Kyphotic

We don’t want to train the wrong muscles

So this morning I found myself on my hands and knees and coach is holding my foot in his hands, asking me to push my knee down down as hard as I can.

“Where do you feel the tension? Athletes need to understand which parts of their bodies are working.”

I don’t feel it in the front of my thigh. I feel it in the lower back.

“Why would his lower back be firing and not his thigh?”

“We’ll, he’s a little kyphotic” — I must pause here to note it’s not every day I learn a new word — “his lower back might be compensating for tension in his upper back.”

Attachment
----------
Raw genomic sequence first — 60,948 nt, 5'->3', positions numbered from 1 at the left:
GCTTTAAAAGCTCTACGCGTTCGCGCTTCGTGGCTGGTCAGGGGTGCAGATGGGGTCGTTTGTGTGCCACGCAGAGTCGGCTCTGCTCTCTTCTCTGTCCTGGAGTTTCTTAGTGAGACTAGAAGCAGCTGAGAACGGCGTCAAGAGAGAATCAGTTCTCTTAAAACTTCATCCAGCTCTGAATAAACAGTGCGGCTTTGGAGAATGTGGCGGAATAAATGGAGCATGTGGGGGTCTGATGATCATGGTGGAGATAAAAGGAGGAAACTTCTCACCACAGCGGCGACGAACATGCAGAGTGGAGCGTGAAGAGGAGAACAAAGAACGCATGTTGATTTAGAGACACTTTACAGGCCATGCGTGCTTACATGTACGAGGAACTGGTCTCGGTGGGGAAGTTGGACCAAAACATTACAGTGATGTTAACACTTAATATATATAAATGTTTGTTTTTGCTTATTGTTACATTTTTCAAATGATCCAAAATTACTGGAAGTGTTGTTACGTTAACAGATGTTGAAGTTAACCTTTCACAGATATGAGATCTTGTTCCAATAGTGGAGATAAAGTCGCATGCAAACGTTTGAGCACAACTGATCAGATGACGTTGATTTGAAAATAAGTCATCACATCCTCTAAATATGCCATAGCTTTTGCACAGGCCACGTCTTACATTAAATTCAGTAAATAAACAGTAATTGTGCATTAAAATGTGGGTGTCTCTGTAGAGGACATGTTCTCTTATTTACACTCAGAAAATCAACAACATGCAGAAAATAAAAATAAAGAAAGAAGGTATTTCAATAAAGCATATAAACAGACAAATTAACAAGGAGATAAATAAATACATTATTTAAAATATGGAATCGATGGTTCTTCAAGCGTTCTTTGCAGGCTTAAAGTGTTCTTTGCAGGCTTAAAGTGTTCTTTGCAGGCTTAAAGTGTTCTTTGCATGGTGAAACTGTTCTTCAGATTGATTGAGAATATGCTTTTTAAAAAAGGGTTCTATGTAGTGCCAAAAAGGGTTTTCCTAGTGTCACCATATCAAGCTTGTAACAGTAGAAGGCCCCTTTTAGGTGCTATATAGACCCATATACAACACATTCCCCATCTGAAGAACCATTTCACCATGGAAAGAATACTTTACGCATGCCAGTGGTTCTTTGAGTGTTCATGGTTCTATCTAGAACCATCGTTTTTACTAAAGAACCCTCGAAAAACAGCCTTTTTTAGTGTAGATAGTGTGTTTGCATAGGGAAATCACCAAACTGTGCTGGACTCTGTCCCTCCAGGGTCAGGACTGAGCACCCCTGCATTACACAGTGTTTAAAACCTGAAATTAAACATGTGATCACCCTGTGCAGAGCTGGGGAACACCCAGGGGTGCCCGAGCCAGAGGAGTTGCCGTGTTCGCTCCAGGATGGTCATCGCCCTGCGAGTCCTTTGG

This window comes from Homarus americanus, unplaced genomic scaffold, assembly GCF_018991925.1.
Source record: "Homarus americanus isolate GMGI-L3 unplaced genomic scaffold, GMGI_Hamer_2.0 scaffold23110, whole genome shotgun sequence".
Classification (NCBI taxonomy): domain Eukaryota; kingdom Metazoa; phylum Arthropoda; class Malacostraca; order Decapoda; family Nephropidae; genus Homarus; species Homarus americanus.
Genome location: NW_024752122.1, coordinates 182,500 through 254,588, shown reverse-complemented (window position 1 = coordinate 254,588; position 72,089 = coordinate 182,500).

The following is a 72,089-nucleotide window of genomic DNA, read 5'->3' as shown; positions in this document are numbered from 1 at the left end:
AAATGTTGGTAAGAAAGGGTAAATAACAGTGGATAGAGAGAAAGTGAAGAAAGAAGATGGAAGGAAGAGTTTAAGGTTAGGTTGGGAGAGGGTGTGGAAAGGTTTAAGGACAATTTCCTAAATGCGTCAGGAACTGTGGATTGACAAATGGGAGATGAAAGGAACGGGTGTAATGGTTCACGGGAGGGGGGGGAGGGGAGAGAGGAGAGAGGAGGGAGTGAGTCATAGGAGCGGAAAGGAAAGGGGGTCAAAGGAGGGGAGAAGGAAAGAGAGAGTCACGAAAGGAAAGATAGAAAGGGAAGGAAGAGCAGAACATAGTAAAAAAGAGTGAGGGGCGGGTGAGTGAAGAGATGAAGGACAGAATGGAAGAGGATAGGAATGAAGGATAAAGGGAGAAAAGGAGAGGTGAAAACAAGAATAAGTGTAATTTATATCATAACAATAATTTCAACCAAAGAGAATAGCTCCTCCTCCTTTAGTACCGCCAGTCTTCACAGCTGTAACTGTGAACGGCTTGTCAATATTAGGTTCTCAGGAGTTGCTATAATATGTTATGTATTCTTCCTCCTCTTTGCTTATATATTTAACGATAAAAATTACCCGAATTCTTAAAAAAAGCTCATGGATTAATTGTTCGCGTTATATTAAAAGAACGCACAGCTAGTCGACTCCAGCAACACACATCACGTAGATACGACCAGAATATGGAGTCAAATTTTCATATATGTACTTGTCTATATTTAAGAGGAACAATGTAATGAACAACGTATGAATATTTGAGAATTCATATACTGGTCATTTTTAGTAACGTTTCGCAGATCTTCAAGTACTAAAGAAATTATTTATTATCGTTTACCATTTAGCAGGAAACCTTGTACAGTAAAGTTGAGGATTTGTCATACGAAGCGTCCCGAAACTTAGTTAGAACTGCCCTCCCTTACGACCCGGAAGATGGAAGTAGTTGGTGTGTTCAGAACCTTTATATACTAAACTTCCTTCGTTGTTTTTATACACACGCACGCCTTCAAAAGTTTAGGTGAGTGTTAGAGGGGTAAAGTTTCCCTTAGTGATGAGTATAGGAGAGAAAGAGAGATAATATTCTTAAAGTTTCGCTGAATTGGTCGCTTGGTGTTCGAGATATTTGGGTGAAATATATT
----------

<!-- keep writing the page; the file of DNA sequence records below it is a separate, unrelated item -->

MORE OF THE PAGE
“Yeah, I don’t think we’re going to get a decent workout from him until we loosen up his back.”

Now I find myself lying on the prone in the pine needles, arms at my side, while one of the other runners, a physical therapist, steps deliberately up and down my back. Afterwards, at least the first time, I run a nice sprint up the hill, with less of the crazy form problems than usual.

It seems, my form problem has more to do with my carriage and arms than my stride, but as coach said, “we’re still digesting this.”

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